Sometimes nice things happen, like money just showing up in your bank account. If you’re a college student with loans, that gift is more likely a student loan financial aid refund and probably not an inheritance. And, no, it’s not free money for you to have fun with.
What exactly is a financial aid refund?
A financial aid refund is the remaining balance from your financial aid package after the total costs of the tuition and fees have been deducted.
Who, where and when?
This balance is returned directly to you. Usually, you’ll see your refund come in during the few couple of weeks of the new semester, but sometimes you’ll be halfway through the term before you see it.
What to do when your refund’s late.
Don't worry! If your account in your school’s online portal shows you’re entitled to a refund and haven’t received one yet, check with your school’s financial aid office. Remember that some schools require students to request overage payments, although most issue them automatically. However, all schools are required by law to disburse any excess Federal Student Aid money.
Why did you get a financial aid refund check?
Calculating how much you’ll need for college isn’t an exact science. From your school's website, you’ll know approximately how much tuition, room and board, fees, and books will cost per year.
It’s the unanticipated that can mess up your plans: Your laptop suddenly dies and needs to be replaced; you drop courses and now you’re a part-time student living away from home; textbooks cost $500 more than expected. So you add a buffer to your loan request.
Remember that the overage is always loan money, never money from grants, scholarships, or other awards.
Of course, this means that the full amount of the student loan refund must be repaid, just like the portion that went directly to tuition and fees, with interest. Repayment of federal loans typically starts some six to nine months after you graduate. If you withdraw from college, however, repayment begins immediately.
If you’re interested, you can calculate your refund. Kankakee Community College has a nice example of how to do that. It’s written specifically for their students, but you can see how it works.
You don’t have to take the whole loan
Don’t worry if you’re offered more loan money than you need. Federal Student Aid puts it this way: “If you get your loan money, but then you realize that you don’t need the money after all, you may cancel all or part of your loan within 120 days of receiving it and no interest or fees will be charged.”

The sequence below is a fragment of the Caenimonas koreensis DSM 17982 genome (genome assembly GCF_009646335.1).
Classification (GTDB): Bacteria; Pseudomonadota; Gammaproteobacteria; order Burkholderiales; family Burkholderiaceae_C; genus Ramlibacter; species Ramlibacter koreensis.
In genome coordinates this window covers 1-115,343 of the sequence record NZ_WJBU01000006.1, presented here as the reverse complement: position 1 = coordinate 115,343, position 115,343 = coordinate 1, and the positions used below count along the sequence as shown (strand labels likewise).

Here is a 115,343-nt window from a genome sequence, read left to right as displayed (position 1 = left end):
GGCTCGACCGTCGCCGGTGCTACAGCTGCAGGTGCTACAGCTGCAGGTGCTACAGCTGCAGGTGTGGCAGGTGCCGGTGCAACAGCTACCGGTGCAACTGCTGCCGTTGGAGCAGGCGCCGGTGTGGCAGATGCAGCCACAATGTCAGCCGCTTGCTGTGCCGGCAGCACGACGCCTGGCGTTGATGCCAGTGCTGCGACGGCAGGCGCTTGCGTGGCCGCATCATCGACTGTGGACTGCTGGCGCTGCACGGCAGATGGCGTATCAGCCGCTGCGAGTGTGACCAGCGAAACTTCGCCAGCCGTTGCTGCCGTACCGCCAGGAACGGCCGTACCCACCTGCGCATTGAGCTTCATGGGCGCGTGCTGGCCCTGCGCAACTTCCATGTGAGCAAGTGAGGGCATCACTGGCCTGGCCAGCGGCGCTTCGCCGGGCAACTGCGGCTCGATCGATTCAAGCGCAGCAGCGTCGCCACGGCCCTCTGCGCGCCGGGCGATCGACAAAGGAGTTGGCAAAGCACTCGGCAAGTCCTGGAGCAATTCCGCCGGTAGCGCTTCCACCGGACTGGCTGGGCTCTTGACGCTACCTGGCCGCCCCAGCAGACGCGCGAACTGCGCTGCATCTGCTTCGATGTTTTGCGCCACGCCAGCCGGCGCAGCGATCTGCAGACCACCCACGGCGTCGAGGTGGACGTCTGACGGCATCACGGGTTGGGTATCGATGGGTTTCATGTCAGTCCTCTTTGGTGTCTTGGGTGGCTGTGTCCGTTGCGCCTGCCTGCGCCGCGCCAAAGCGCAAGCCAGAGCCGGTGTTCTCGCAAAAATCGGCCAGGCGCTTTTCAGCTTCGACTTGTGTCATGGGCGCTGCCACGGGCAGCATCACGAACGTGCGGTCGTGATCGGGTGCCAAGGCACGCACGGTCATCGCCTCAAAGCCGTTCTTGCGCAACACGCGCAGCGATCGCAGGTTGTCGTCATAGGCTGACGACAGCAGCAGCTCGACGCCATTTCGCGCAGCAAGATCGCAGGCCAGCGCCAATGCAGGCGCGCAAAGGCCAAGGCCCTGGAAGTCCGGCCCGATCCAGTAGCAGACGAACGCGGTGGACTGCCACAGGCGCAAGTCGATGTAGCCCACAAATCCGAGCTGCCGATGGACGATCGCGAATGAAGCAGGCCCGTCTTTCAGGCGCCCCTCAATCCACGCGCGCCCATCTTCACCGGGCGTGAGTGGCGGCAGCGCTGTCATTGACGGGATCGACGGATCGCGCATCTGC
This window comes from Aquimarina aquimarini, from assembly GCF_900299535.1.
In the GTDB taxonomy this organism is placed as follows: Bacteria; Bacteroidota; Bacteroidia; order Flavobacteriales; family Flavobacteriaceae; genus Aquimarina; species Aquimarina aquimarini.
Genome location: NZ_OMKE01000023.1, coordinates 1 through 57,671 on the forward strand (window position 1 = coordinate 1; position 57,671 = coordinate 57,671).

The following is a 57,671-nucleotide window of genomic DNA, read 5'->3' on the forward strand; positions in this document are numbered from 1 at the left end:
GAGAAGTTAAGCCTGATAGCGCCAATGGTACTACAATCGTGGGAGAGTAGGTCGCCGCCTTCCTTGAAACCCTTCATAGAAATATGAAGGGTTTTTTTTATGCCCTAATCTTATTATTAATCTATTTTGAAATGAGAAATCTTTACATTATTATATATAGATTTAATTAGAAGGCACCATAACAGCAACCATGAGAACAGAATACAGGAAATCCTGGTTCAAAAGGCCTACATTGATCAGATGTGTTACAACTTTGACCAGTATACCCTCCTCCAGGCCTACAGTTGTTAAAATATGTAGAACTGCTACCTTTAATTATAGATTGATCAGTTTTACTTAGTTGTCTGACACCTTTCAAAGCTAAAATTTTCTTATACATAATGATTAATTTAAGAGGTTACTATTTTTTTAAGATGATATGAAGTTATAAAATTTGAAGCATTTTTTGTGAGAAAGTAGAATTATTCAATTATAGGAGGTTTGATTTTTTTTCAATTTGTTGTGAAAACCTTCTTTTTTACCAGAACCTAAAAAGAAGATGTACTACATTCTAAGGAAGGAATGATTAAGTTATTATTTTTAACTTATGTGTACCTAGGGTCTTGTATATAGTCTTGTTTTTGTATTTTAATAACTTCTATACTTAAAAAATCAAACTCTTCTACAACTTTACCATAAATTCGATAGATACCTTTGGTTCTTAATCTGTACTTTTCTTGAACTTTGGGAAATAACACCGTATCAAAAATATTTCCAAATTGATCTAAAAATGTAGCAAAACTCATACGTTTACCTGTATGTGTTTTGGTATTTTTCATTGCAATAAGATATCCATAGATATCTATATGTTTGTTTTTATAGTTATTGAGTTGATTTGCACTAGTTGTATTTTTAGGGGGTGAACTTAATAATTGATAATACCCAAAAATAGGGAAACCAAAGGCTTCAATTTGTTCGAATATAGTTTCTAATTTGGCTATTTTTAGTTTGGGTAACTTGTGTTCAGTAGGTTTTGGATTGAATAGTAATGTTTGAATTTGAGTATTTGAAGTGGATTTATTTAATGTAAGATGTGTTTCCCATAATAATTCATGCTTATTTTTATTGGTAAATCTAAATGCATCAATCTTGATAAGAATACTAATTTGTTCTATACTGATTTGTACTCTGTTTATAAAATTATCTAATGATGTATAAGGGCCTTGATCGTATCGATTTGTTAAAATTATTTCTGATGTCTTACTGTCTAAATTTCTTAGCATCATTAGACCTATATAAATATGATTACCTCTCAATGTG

What if you need more money after you've part of the loan down?
If you discover later in the year that you do need more money, talk to the financial aid office at your school. They can arrange to give you more loan money, according to the U.S. Department of Education.
What to do with your financial aid refund
When you get your refund, whether it’s large or small, you need to make a decision as to what you’ll do with that money. Here are some good ideas:
- Use it to meet priorities (food, shelter, transportation).
- Pay down high-interest debt first (like credit cards).
- Keep some or all as an emergency fund.
- Hold it for upcoming expenses you know are coming.
- Return the refund (in whole or in part) to the Department of Education - it’ll be like you never borrowed that portion in the first place.
- Make an in-school payment on your loan, if allowed, or apply against any private loans you might have.
What NOT to do with your financial aid refund
While it’s always tempting to take the money and run, there are certain things you should not do with your refund:
- Definitely don’t go wild and spend it all on partying.
- Forget about buying a new (unnecessary) wardrobe, but do buy necessary items, like a winter jacket or boots.
- Remember how much interest adds up over time. Let’s say you use a $300 refund to pay for your daily Starbucks, and the interest rate on your loan is a very low 3%. By the time you repay your total loan some years after graduation, those coffees will have cost you about $345.
- Don’t forget this isn’t free money. You will eventually have to repay this portion of your loan - with interest.